With the current focus on Maria Miller’s expenses fiddling, it is easy to forget that MPs and other public figures are often tied up in scandal. The most recent example is that of the former deputy speaker Nigel Evans MP, who was recently cleared of charges of sexual abuse. The acquittal of Nigel Evans, hot on the heels of actors Bill Roache and Michael Le Vell, makes now an appropriate time to review how the UK legal system deals with cases of sexual abuse and rape.
The issue of anonymity for those accused of rape is hard to ignore given the frequency of such cases. Therefore it is a shame that it is often treated as such a black-and-white issue. One side argues for anonymity in order to prevent a devastating experience for the falsely accused, whereas the other says this could reduce the likelihood of witnesses or other victims coming forward. Labour have opted for the latter argument, disappointing many on the left who view it as Labour’s duty to deviate from reactionary, reductive debate on these matters. We must not let Tessa Jowell MP's assertion that victims of sexual abuse are “afraid [and] not confident about the protection of their own anonymity” be the end of our understanding of this vastly under-reported crime.
Sexual abuse is about power; an abuse of the perpetrator’s own power and the victim’s lack of it. Some may say that sex offenders act in the way they do to express their resentment towards elements of the victim’s identity, such as their gender. But, again, this is all to do with power. Our economic model has made self-worth and power synonymous in the minds of many. As a result, when someone feels powerless they lose all feelings of self-worth. Clearly, different people take different measures to try and regain this power, from the trivial to the sinister.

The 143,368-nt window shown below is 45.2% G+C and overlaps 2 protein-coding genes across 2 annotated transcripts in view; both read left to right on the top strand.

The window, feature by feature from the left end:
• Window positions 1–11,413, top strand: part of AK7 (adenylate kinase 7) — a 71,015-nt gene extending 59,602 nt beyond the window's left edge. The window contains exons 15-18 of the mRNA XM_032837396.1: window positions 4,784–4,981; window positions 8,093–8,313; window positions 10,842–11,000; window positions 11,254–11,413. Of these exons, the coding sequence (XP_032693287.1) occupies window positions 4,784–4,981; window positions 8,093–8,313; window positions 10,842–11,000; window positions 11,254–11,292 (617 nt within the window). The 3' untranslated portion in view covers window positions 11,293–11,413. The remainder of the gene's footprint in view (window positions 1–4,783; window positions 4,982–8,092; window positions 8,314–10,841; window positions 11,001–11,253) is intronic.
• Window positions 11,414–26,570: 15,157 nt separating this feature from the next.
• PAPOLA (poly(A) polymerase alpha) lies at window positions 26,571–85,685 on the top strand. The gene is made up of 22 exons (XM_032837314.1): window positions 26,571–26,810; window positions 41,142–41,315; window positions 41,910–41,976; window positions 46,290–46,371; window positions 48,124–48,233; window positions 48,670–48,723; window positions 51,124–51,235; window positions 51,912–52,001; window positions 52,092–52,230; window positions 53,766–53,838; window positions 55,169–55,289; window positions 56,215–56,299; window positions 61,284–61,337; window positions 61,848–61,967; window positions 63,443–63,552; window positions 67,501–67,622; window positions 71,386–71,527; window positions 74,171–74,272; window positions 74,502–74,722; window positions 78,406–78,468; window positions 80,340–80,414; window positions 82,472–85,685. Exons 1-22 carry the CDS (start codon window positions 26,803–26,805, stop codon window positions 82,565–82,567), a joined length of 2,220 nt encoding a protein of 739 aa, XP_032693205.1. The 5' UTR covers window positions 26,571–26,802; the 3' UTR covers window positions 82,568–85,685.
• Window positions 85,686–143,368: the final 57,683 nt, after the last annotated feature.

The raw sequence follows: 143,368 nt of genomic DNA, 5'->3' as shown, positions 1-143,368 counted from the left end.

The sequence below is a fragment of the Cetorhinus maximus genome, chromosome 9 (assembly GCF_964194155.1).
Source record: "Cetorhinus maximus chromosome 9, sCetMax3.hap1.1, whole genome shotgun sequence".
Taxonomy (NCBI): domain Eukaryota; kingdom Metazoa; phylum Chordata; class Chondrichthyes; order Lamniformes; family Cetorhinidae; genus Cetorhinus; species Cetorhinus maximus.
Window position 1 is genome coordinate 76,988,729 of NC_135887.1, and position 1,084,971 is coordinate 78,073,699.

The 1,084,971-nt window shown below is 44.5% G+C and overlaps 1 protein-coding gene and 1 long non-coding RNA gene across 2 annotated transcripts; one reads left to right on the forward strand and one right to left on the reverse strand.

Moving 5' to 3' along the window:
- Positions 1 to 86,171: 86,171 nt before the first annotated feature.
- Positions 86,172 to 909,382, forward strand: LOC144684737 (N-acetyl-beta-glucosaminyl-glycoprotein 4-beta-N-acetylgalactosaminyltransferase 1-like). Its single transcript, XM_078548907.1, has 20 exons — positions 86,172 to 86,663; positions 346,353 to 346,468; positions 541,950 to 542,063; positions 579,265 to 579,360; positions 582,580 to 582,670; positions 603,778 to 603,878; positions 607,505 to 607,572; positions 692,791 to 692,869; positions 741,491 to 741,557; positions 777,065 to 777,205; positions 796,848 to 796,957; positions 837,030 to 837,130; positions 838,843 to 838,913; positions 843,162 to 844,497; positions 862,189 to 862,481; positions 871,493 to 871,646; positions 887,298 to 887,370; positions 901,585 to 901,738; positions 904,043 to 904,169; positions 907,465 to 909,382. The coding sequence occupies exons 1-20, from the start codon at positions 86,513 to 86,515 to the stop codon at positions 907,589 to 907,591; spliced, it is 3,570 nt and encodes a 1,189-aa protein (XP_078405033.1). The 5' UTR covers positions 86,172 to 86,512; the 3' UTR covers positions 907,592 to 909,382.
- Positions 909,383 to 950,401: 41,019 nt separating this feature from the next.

“But what’s this got to do with anonymity?” came the enlightened cry from David Starkey on Question Time when the trauma of the abused was mentioned. “Everything”, is the answer – or should have been - from Jowell. She was right to exclaim that thousands of abused women have never had the confidence to come forward. But either disclosing or masking identities neglects the real problems. How are women who are powerless in so many spheres of life expected to be confident in speaking out on such an intimate topic as rape?
Labour have a good record on empowering women (all-women shortlists, female representation in the current shadow cabinet) but need to do more. What is required now is to address men. To get women to report cases of sexual abuse every time, we need to break away from old-fashioned expectations of masculinity. We have seen an unholy alliance between power and a testosterone-fuelled model of manliness, making it commonplace for men to deem this the only way to progress in our society. Labour must show that it is not only women, but all of society including men, who would benefit from fuller emancipation of women and a new definition of masculinity. Women would gain innumerable rights, those accused of sexual assault could be granted anonymity and men could freely dissent from antiquated ideas of masculinity.
This article, like all publications of the Young Fabians, represents not the collective views of the Society but only the views of the author